hello my name is sean i am a permacutlurist from michigan and i am putting out an idea that i just had to which i think may be extremely helpful in soil building.
I am watching an episode of nova called making stuff cleaner. on this episode of nova part of the show is about a way they are trying to make hydrogen cars require less pressure to store the hydrogen. the method they are finding works well is adding a material to act essentially as a sponge. the material they are using..... chicken feathers... by heating feathers to 750 degrees they break down into a char fluff material with nano pockets through out it creating a super surface increase... my idea obviously why couldn’t we do this and use it as a soil amendment creating massive surface areas for soil life to grow. you have to take the quill off the feather and heat up the feather material.
i do not have chickens so i thought i would post my idea and see if we cant get some trials on this and see how much improvement we get.
Creating lots of small pockets for micro organisms to use is one of the ideas behind biochar. Lots of different organic materials are being used in making biochar, not only wood. Areas around the world are using, sesame stalks, straw, leaves, rice hulls, twigs, coarse weeds, and more. I haven't heard of chicken feathers being used, but it would surely work.
I use predominantly small branches and twigs to make my biochar. Reason? Because I have a lot of that sort of material handy and for free....just costs me my labor. I'd use chicken feathers if I had lots of them, but I don't. But it's a great idea!
It's never too late to start! I retired to homestead on the slopes of Mauna Loa, an active volcano. I relate snippets of my endeavor on my blog : www.kaufarmer.blogspot.com
Location: AR ~ozark mountain range~zone7a
posted 5 years ago
Interesting idea, I guess, the closest thing I have heard for a soil amendment was to char the chicken bones into a powder that is mostly calcium carbonate, which is a valuable soil amendment. There is another step tho beyond simply charring the bones, and that is to put the charred into a bucket of light acid (vinegar) and let it that stand for some time, and the solution is typically used as a liquid soil amendment, or foliage spray.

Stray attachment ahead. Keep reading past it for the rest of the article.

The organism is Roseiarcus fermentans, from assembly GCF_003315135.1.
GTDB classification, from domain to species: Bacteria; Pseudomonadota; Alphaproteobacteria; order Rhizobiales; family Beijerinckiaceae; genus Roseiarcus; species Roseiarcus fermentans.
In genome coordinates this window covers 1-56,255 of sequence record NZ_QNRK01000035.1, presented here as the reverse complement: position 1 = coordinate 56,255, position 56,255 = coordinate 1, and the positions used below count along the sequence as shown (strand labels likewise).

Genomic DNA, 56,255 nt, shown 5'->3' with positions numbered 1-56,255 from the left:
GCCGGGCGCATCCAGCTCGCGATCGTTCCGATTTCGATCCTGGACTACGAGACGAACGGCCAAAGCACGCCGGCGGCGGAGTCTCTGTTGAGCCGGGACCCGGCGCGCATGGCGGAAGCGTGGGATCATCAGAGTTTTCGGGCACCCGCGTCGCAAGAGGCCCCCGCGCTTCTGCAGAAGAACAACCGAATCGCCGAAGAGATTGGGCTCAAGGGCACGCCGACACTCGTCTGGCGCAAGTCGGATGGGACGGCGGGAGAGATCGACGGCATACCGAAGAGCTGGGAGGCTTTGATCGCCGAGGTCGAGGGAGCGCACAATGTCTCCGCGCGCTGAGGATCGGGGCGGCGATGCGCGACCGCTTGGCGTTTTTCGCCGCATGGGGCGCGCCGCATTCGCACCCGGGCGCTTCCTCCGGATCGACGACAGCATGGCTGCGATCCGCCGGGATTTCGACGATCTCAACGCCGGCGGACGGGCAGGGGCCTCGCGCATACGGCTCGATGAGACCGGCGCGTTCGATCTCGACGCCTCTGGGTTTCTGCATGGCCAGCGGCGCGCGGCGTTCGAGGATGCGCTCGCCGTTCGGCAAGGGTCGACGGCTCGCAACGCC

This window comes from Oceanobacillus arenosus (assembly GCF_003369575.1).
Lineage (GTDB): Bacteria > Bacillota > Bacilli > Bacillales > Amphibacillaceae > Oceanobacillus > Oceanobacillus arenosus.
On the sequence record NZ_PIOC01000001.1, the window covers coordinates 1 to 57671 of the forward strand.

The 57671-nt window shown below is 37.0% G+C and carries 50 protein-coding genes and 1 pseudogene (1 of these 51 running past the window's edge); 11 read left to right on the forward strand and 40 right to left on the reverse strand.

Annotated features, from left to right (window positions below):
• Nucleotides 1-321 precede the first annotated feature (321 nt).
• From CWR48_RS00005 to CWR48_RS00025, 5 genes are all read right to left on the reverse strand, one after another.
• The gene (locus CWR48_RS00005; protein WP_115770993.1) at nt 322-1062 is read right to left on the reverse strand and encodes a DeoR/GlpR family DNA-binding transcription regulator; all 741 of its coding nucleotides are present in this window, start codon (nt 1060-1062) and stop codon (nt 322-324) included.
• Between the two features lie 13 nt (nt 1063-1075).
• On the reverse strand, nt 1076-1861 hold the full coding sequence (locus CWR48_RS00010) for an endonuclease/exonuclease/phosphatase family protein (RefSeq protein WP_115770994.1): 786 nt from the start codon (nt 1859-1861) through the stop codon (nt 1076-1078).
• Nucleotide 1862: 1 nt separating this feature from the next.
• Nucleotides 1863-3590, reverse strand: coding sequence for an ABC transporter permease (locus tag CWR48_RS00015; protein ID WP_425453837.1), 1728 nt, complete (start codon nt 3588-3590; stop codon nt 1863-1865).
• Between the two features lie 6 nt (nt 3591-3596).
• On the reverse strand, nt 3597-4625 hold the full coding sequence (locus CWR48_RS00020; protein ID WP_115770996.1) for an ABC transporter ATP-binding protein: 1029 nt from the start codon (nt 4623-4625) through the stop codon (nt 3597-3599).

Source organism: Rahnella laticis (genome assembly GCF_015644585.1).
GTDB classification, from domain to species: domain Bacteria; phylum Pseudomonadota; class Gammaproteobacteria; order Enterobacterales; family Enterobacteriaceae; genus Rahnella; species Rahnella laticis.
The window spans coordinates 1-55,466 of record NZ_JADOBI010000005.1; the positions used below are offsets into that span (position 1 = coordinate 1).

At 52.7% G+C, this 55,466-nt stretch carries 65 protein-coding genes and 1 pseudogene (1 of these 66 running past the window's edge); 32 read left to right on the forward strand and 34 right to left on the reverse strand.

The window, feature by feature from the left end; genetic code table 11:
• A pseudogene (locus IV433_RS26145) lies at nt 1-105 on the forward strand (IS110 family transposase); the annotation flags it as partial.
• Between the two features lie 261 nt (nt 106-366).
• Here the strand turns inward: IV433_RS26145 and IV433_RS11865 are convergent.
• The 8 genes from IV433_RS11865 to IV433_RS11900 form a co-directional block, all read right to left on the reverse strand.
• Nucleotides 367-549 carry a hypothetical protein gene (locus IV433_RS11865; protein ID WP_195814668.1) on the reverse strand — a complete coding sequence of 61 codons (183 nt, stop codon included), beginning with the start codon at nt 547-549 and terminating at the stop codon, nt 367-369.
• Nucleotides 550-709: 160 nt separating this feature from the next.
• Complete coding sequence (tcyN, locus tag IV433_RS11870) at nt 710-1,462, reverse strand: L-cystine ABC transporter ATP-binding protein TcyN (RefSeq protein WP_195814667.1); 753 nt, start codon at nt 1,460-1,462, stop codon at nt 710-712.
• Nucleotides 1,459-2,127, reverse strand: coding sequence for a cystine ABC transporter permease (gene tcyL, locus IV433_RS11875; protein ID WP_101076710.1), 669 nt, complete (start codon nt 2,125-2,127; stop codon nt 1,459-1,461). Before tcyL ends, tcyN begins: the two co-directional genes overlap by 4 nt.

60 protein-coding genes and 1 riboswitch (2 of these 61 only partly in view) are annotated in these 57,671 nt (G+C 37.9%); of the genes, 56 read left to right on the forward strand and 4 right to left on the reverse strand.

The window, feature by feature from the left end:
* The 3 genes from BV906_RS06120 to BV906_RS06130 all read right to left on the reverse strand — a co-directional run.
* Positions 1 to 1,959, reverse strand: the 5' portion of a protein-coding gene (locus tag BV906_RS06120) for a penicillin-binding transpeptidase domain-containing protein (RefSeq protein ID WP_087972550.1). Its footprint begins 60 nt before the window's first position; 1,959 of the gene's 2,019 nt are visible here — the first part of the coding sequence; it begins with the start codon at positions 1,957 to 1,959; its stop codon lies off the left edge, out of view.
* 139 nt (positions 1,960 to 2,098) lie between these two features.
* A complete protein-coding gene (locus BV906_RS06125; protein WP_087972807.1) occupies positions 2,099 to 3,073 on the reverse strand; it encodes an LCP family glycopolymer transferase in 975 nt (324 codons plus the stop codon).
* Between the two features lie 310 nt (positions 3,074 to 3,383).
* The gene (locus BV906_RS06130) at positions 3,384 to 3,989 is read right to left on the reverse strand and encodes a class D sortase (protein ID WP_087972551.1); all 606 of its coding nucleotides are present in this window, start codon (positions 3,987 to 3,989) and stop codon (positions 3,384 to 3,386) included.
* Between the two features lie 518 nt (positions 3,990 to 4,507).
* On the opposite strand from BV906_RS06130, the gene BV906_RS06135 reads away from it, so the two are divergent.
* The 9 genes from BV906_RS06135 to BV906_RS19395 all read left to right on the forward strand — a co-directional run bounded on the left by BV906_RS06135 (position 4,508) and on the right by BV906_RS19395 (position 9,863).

I guess if your going to char the bones why not the feathers too!
You can make char out of a lot of stuff that ends up being covered over in the landfill. Most biological materials have high surface area and lots of "nanopockets" after they are charred, because of all the water and nitrogen compounds and sulfur compounds that volatilize off. Even a lot of non-biological materials, like plastics, can end up as high surface area charcoal after a good cooking.
<Rant on> Landfills are one of the worst crimes against nature that man perpetrates. Right up there with flaring of gas at oil production facilities. ALL materials can be recycled, and the only things that should be buried are nuclear wastes (and those in especially deep holes). <Rant off>
The city here recently put me on once a week trash pick up, with a city supplied 60 gallon barrel. I'm lucky if I can find 10 gallons of stuff to have them cart off, everything else gets recycled through composting, decaying, dissolving, or turning to char.
I don't collect up enough chicken feathers to make it worthwhile to make char out of them. They are mostly on the grass where the chicken tractor has been, in which case they get sucked up and shredded by the lawn mower and incorporated into mulch.
Water proof donuts! Eat them while reading this tiny ad: